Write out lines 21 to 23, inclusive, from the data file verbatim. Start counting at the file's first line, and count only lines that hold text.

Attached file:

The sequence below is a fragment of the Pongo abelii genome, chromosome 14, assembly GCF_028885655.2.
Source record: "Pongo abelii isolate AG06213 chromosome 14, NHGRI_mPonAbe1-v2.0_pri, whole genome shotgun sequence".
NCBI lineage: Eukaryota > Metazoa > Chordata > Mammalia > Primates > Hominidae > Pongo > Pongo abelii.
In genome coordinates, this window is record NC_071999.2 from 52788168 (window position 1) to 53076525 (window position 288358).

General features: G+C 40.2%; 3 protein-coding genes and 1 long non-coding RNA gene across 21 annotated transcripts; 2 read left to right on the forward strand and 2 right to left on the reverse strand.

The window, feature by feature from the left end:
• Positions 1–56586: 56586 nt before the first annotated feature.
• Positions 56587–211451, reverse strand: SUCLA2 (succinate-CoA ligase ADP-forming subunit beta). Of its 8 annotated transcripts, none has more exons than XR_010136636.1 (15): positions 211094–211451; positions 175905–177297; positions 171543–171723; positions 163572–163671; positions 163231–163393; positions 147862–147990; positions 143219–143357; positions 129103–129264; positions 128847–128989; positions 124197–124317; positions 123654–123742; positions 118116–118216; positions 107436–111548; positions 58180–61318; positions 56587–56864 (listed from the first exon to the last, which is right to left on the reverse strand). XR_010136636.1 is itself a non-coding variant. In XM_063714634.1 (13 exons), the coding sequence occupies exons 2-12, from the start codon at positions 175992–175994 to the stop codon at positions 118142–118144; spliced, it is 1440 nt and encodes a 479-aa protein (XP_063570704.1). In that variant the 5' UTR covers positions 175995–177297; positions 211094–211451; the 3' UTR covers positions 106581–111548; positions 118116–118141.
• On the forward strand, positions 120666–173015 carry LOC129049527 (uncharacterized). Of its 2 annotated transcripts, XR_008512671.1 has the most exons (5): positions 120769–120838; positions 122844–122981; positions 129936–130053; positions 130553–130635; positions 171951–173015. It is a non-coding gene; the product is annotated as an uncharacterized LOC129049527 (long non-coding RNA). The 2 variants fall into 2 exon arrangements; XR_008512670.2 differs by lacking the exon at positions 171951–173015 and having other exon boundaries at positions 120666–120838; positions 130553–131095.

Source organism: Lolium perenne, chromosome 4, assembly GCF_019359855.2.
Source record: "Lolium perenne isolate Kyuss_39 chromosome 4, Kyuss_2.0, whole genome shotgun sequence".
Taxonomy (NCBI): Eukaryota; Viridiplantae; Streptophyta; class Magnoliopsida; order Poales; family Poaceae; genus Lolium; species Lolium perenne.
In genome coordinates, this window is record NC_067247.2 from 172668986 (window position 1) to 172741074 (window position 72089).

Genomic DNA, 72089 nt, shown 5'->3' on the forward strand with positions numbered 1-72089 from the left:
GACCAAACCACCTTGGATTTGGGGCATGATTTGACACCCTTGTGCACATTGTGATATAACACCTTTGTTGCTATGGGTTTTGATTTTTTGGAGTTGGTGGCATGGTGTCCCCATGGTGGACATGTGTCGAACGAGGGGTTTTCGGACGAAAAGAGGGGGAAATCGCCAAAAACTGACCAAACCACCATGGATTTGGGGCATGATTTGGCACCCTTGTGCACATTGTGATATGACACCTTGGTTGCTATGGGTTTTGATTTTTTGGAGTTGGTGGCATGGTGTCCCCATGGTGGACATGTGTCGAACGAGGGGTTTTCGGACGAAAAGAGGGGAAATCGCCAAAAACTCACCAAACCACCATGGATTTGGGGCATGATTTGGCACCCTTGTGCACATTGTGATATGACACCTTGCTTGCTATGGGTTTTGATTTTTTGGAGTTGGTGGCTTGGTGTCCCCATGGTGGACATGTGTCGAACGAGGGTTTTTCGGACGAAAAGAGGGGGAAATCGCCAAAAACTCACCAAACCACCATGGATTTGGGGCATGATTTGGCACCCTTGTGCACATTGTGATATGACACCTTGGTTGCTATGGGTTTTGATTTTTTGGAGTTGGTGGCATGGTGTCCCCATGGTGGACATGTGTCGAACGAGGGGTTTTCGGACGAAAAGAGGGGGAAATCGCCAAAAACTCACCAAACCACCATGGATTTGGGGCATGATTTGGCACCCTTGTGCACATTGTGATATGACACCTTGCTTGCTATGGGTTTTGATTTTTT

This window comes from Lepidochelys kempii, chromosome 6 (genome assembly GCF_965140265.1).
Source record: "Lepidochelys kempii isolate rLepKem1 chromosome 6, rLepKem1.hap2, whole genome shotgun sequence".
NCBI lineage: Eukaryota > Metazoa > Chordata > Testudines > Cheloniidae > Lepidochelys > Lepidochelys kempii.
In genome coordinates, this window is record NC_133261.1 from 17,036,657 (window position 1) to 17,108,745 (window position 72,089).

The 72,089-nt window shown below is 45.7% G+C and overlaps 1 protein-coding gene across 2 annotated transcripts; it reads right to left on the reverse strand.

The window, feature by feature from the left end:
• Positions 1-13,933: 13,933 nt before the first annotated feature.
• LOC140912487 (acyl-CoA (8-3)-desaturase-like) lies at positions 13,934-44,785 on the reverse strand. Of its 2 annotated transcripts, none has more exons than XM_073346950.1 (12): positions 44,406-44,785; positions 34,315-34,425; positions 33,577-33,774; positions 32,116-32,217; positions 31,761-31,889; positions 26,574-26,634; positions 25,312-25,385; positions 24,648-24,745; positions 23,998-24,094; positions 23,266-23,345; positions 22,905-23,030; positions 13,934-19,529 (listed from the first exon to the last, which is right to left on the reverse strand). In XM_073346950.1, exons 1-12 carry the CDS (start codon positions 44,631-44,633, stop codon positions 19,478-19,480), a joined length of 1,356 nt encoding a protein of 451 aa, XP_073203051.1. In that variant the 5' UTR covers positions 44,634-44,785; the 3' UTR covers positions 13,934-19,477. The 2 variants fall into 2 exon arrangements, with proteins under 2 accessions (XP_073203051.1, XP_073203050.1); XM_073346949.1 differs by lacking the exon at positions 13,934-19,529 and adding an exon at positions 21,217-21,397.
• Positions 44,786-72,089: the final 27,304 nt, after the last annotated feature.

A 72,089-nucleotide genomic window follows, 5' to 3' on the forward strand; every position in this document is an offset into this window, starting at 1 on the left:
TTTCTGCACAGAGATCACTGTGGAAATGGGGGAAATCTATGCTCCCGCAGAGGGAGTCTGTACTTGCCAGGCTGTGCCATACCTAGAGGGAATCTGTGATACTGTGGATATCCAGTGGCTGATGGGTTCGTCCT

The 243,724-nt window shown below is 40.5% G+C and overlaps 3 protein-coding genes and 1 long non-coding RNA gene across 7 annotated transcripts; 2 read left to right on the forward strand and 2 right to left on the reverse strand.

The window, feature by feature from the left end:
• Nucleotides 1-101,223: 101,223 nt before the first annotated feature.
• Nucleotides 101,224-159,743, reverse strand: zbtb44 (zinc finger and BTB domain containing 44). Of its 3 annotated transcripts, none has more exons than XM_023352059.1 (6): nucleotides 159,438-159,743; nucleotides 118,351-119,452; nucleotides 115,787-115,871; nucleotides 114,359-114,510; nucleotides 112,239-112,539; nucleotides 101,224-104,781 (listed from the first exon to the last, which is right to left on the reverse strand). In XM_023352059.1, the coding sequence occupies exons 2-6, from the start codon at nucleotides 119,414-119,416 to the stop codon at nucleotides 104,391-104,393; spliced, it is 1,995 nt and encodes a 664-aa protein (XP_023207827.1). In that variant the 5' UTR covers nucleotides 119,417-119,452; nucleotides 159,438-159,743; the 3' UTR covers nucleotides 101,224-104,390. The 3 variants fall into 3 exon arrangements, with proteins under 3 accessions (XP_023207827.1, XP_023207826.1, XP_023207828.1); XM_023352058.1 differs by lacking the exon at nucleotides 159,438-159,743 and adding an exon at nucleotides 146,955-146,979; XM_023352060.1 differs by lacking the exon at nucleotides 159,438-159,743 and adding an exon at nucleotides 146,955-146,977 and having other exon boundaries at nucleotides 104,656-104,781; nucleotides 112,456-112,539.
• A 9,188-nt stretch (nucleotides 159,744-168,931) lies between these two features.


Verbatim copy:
The window, feature by feature from the left end:
• Positions 1-13,933: 13,933 nt before the first annotated feature.
• LOC140912487 (acyl-CoA (8-3)-desaturase-like) lies at positions 13,934-44,785 on the reverse strand. Of its 2 annotated transcripts, none has more exons than XM_073346950.1 (12): positions 44,406-44,785; positions 34,315-34,425; positions 33,577-33,774; positions 32,116-32,217; positions 31,761-31,889; positions 26,574-26,634; positions 25,312-25,385; positions 24,648-24,745; positions 23,998-24,094; positions 23,266-23,345; positions 22,905-23,030; positions 13,934-19,529 (listed from the first exon to the last, which is right to left on the reverse strand). In XM_073346950.1, exons 1-12 carry the CDS (start codon positions 44,631-44,633, stop codon positions 19,478-19,480), a joined length of 1,356 nt encoding a protein of 451 aa, XP_073203051.1. In that variant the 5' UTR covers positions 44,634-44,785; the 3' UTR covers positions 13,934-19,477. The 2 variants fall into 2 exon arrangements, with proteins under 2 accessions (XP_073203051.1, XP_073203050.1); XM_073346949.1 differs by lacking the exon at positions 13,934-19,529 and adding an exon at positions 21,217-21,397.